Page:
In “Genealogy of Morals,” Friedrich Nietzsche describes the unbearable guilt that culture and language impart on humans. Our chief method of relief from this guilt, he contends, is to take part in established rituals created by our ancestors. One such way is to visit art museums.
At the outset of the High Museum’s Calder-Picasso exhibition, a prominent wall of text expounds: “The artists’ grandsons Alexander S. C. Rower and Bernard Ruiz-Picasso conceived this exhibition as a compelling conversation….”. As in most museums, this exhibit is a tribute — by visiting this space, we celebrate and validate these famous artists and their achievements, which are deemed canonical by both critics and the public writ large.
At its best, the Calder-Picasso exhibition displays a breadth of works made by two abstract artists from similar time periods. This content efficiently shows the ways in which European artists experimented with form, color and perspective throughout t he 1930s. In some ways, however, certain aspects of the exhibition work against the viewer’s experience. In verbose and lofty descriptions, the exhibition crafts a clear narrative — Picasso and Calder are twin spirits, somehow inspiring each other every step of their careers. These written accompaniments interweave vocabulary and ideas, which, when presented alongside two pieces of art, guide the viewer’s mind toward some enlightening conclusion connecting these two artists. The last sentence of the introduction to the exhibition reads:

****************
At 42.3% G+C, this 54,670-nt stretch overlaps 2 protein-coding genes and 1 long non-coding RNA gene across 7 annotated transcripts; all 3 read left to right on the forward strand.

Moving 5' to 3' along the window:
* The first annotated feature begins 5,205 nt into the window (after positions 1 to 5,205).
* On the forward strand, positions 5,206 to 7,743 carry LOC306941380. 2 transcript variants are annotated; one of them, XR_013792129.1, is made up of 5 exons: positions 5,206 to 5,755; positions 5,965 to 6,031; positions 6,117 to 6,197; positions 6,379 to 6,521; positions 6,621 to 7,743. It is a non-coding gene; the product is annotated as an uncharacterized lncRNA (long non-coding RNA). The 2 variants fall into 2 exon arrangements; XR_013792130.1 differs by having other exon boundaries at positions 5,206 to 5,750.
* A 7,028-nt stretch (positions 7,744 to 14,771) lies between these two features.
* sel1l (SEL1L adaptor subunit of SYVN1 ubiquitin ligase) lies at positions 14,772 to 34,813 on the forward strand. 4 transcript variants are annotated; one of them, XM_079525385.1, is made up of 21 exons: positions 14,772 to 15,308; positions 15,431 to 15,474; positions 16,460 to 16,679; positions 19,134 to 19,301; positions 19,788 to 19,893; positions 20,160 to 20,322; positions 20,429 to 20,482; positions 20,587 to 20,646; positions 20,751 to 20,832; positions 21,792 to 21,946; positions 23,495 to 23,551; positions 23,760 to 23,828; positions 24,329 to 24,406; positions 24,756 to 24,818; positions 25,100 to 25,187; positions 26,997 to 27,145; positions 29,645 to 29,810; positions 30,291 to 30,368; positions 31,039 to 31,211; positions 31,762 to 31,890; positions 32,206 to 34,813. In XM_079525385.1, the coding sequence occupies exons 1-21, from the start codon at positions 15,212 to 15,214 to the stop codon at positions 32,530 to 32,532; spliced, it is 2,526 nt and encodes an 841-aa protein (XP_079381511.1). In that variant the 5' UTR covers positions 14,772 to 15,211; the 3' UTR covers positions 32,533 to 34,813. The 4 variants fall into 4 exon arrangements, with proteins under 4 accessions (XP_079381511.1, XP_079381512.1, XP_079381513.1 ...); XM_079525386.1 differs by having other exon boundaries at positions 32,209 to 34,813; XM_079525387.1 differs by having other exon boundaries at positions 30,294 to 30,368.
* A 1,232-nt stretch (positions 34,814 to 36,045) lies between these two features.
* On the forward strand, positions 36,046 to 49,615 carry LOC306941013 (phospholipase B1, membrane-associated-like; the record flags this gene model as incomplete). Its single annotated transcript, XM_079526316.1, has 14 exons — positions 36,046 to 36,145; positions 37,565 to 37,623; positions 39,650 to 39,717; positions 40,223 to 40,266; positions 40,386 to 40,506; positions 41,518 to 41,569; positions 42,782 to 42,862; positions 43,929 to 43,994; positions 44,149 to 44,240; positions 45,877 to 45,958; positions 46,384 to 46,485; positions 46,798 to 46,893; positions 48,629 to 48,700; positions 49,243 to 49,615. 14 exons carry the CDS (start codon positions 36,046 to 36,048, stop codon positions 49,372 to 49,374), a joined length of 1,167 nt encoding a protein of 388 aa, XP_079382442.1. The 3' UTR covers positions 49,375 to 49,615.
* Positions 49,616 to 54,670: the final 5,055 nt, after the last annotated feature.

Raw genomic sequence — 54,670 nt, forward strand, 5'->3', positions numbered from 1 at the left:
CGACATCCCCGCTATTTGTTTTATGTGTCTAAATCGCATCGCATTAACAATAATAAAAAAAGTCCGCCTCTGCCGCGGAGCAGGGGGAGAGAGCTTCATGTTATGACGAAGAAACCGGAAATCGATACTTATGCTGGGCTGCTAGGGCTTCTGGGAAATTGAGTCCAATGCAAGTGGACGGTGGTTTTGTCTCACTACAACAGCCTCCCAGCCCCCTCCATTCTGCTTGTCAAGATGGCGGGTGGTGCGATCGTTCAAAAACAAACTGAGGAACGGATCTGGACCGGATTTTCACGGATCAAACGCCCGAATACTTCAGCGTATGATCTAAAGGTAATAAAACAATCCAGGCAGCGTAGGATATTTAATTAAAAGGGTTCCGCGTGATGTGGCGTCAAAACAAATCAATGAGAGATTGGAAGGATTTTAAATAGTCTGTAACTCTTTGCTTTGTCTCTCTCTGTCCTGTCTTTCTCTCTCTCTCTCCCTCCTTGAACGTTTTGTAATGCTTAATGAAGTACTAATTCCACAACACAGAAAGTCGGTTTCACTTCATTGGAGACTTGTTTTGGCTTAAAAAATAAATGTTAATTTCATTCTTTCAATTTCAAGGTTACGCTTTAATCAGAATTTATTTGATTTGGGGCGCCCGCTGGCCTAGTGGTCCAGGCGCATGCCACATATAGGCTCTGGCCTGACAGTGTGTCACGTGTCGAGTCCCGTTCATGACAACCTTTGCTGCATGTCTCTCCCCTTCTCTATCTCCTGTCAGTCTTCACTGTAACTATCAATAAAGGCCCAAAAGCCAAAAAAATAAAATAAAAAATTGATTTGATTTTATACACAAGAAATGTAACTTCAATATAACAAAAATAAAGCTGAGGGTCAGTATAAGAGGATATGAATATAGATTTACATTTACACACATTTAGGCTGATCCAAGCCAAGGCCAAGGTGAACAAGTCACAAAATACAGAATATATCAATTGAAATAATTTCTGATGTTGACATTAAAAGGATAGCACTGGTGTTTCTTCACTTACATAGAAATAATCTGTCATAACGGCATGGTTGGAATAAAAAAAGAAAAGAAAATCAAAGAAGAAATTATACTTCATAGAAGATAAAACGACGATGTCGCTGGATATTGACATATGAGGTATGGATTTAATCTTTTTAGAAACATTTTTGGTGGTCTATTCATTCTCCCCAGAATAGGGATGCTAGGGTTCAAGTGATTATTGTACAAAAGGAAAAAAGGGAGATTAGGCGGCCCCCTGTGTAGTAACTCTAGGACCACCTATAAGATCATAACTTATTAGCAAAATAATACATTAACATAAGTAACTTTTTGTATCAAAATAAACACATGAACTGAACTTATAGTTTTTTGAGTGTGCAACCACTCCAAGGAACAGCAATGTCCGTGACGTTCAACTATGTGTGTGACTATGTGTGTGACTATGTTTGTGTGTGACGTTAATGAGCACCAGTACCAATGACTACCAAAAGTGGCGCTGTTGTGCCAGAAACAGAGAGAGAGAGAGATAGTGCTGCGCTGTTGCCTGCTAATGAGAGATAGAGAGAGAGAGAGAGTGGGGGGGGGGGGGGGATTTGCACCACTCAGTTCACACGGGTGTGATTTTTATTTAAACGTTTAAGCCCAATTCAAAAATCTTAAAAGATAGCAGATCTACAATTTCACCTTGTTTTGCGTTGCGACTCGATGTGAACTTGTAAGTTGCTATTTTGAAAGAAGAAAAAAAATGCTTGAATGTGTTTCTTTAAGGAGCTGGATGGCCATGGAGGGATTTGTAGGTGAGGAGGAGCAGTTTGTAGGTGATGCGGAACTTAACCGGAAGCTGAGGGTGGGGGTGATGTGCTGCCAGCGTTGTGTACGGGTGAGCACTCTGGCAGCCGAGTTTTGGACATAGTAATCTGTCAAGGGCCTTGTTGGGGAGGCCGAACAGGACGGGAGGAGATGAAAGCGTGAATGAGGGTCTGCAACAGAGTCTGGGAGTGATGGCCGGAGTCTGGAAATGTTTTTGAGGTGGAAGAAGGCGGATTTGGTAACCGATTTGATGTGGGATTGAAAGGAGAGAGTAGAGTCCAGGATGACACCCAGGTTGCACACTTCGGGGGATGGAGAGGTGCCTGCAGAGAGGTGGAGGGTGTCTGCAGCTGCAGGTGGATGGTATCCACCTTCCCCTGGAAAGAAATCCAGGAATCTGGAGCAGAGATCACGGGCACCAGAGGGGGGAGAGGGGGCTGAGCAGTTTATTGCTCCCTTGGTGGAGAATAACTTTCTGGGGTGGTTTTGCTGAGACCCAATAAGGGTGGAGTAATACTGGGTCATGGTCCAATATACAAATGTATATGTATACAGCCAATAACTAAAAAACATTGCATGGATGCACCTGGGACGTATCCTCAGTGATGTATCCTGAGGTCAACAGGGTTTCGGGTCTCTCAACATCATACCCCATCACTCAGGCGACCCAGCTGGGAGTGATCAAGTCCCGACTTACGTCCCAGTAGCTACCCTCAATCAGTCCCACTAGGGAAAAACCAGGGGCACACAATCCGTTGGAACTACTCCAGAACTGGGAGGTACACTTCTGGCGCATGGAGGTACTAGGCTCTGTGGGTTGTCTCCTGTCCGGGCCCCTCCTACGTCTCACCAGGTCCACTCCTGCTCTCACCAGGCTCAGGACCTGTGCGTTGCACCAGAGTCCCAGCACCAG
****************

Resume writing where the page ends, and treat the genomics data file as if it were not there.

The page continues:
“They reaffirm the revolutionary contributions of two artists who transformed our
conceptions of form and space-and thus the very definition of art itself.”
We are told that these artists “transformed” our conception of “art itself.” This is nothing less than mystification of the art. Originally co-curated by the grandchildren of these critically acclaimed artists, the exhibition stipulates that viewers should understand how the artists redefined art together. It is important, however, to be mindful of what we see for ourselves and what we’re merely being told to see.